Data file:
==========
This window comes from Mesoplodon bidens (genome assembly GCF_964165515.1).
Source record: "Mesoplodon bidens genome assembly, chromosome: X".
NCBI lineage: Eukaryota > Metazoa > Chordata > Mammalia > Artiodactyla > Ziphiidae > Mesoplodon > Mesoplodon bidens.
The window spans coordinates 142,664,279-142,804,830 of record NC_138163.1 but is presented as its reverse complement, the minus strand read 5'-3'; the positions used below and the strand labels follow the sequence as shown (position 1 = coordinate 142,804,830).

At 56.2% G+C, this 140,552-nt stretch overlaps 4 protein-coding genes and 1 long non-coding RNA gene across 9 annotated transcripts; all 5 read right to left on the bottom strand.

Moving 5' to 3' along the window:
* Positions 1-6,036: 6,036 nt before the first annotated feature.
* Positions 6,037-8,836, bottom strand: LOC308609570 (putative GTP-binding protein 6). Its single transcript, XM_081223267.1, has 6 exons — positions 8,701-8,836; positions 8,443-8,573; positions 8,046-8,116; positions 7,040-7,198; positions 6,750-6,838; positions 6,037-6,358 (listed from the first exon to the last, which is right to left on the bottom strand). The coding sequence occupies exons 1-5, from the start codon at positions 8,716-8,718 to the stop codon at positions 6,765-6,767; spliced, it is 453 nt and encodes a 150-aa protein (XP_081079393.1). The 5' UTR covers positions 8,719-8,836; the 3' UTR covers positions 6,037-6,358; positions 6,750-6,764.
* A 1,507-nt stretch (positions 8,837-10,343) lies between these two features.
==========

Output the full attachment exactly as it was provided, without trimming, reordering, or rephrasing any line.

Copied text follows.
This window comes from Mesoplodon bidens (genome assembly GCF_964165515.1).
Source record: "Mesoplodon bidens genome assembly, chromosome: X".
NCBI lineage: Eukaryota > Metazoa > Chordata > Mammalia > Artiodactyla > Ziphiidae > Mesoplodon > Mesoplodon bidens.
The window spans coordinates 142,664,279-142,804,830 of record NC_138163.1 but is presented as its reverse complement, the minus strand read 5'-3'; the positions used below and the strand labels follow the sequence as shown (position 1 = coordinate 142,804,830).

At 56.2% G+C, this 140,552-nt stretch overlaps 4 protein-coding genes and 1 long non-coding RNA gene across 9 annotated transcripts; all 5 read right to left on the bottom strand.

Moving 5' to 3' along the window:
* Positions 1-6,036: 6,036 nt before the first annotated feature.
* Positions 6,037-8,836, bottom strand: LOC308609570 (putative GTP-binding protein 6). Its single transcript, XM_081223267.1, has 6 exons — positions 8,701-8,836; positions 8,443-8,573; positions 8,046-8,116; positions 7,040-7,198; positions 6,750-6,838; positions 6,037-6,358 (listed from the first exon to the last, which is right to left on the bottom strand). The coding sequence occupies exons 1-5, from the start codon at positions 8,716-8,718 to the stop codon at positions 6,765-6,767; spliced, it is 453 nt and encodes a 150-aa protein (XP_081079393.1). The 5' UTR covers positions 8,719-8,836; the 3' UTR covers positions 6,037-6,358; positions 6,750-6,764.
* A 1,507-nt stretch (positions 8,837-10,343) lies between these two features.